Obsessive compulsive disorder (OCD)
Common types of obsessions:
Repeated thoughts about:
-Aggression or horrific impulse
Clinical examples of compulsions:
Checking rituals - is the door locked? is the coffee pot off?
Counting rituals - ceiling tiles, steps taken, desks in class
Praying or chanting
Touching, rubbing, or tapping
Ordering - vacuuming in one direction
Rigid performance - only dress one way
Aggressive urges - to harm one's spouse or child
When a person suffers from OCD, why do they do it, are they aware of what they are doing, how do they feel about their actions, how do they feel if they try to resist their urges.
Statistics about OCD:
Onset as young as childhood, commonly seen in 20's
Equal sex distribution
Gradualonset and maybe exacerbated by stress
Manageable in 80%
Treatment of OCD:
Combined behavior therapy and medication Medications include:
To confront the situations they have been deliberately avoiding.
Delaying or avoiding their rituals.
Empowerment of the client is to recognize that the anxiety will recede and they do not need to engage in their ritualistic behaviors.
Extensive assessment tool using 14 criteria examples such as: How much time do you spend having obsessive thoughts or performing compulsive behaviors? Range from none to greater than 8 hours a day.
Yale - Brown Obsessive Compulsive Scale
Nursing process for OCD:
Diagnoses: Ineffective coping, fatigue, social isolation
Goals: Client will follow a daily routine, spend less time on rituals and or exhibit an improved communication pattern.
Nursing interventions for OCD:
Convey "acceptance" for the client.
Establish trust by:
allowing time for rituals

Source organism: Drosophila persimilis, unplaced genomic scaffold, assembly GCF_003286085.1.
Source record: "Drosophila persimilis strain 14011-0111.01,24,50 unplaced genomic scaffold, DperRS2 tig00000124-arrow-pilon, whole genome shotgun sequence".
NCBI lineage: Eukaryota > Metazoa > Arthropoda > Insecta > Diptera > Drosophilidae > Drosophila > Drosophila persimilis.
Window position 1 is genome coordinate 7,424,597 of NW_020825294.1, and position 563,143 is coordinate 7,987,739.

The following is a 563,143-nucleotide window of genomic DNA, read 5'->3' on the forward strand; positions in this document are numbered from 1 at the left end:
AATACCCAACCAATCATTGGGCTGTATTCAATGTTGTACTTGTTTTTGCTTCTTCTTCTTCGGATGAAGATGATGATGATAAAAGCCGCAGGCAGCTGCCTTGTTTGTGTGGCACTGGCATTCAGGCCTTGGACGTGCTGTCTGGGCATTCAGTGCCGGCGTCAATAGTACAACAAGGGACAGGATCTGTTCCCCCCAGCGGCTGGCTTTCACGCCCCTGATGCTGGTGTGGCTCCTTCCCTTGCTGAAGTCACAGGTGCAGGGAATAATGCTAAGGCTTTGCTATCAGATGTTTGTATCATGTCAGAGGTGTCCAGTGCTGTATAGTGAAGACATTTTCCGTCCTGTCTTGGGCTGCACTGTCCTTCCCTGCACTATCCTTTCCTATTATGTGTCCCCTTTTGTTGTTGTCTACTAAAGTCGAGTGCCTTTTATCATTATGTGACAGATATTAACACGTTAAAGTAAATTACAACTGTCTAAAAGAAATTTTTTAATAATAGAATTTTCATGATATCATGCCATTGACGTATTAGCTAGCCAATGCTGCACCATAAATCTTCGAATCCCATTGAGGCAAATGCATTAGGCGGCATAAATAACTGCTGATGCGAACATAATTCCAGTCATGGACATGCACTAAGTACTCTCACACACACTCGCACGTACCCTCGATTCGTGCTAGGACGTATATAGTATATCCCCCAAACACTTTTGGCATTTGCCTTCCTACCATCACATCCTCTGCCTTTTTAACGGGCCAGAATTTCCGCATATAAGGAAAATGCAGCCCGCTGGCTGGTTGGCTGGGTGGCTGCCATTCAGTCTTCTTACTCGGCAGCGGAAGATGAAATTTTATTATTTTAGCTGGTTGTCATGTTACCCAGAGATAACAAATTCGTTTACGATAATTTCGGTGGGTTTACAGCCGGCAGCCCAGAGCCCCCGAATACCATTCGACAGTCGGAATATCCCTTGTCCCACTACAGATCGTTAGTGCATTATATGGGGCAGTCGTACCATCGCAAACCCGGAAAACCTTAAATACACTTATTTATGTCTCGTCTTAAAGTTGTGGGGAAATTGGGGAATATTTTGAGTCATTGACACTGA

mutual goal setting - set limits
active listening - therapeutic communication
teach coping mechanisms
follow daily routine
Family education for OCD:
Supportive role of family
Medication and therapy compliance
Prognosis is good with early recognition and therapeutic intervention.
Client has worries or feels anxious 50% of the time for at least 6 months.
Exhibits at least three of the following symptoms: uneasy irritable muscle tension fatigue difficulty thinking sleep disturbances
Generalized Anxiety Disorder
Often seen by non-psychiatrist providers.
Tenders to diminish client's quality of life and that is the rationale for treatment.
Cognitive therapy improves the results and outcomes of pharmacology treatment.
Generalized anxiety disorder
A subconscious effort to regain control over a traumatic situation - allowing the m id to remove the painful even from it's memory.
Underlying causes of dissociative disorders:
Trauma - person may separate themselves from the memory
Abuse- especially during childhood
Effect of early abuse - may cause poor neurodevelopment (limbic, left brain)
Gender - 3-9 times more common among women
May occur both during and after the event. Onset may be sudden or gradual transient or chronic Rare in the general population.
Cannot remember important personal information